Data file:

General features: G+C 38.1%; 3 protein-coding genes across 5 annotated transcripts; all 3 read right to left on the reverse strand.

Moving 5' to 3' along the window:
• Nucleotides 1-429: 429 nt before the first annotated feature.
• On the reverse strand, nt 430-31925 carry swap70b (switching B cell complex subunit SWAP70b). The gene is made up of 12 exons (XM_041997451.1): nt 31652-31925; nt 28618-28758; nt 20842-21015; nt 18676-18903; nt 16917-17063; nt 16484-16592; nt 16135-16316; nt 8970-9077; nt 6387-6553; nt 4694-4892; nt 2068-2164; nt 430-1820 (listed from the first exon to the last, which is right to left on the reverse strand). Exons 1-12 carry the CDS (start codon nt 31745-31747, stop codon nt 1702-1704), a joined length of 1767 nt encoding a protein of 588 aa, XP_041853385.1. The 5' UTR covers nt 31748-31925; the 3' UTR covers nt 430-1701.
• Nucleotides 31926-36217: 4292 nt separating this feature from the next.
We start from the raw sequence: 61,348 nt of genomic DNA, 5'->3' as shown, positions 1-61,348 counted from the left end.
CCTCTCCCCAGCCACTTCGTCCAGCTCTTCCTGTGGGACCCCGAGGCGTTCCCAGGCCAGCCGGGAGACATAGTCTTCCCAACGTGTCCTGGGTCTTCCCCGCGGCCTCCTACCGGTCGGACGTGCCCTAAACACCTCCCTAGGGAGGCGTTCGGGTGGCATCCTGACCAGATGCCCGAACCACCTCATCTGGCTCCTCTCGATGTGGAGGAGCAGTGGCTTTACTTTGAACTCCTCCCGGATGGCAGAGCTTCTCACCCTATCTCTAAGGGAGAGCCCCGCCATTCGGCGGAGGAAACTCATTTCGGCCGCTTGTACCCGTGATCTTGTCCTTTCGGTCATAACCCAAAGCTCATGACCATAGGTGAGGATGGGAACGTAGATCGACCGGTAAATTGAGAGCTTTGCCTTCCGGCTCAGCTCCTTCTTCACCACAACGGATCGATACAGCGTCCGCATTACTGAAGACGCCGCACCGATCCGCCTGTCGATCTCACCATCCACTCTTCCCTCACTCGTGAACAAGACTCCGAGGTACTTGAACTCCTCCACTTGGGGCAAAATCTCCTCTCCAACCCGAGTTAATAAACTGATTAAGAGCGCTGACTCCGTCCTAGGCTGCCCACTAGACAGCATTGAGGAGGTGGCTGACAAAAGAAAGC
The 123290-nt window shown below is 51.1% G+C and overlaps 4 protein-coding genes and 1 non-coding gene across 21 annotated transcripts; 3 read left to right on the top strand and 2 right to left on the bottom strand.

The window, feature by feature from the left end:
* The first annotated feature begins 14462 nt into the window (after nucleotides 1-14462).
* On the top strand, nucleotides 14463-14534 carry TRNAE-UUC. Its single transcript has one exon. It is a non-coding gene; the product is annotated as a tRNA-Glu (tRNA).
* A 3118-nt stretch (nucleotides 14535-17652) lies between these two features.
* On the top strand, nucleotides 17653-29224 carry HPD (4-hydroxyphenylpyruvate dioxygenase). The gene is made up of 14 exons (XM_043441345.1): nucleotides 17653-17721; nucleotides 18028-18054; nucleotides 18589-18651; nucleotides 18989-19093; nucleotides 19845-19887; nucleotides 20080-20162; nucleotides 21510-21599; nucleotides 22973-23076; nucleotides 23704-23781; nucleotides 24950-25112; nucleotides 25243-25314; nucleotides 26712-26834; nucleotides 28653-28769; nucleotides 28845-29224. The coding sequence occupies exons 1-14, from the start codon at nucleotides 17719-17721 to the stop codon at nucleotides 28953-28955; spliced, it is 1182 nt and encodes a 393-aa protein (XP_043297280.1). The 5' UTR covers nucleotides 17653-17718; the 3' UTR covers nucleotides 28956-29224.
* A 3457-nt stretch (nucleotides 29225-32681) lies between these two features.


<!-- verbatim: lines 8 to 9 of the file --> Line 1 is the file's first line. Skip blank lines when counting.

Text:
The 123290-nt window shown below is 51.1% G+C and overlaps 4 protein-coding genes and 1 non-coding gene across 21 annotated transcripts; 3 read left to right on the top strand and 2 right to left on the bottom strand.

The window, feature by feature from the left end: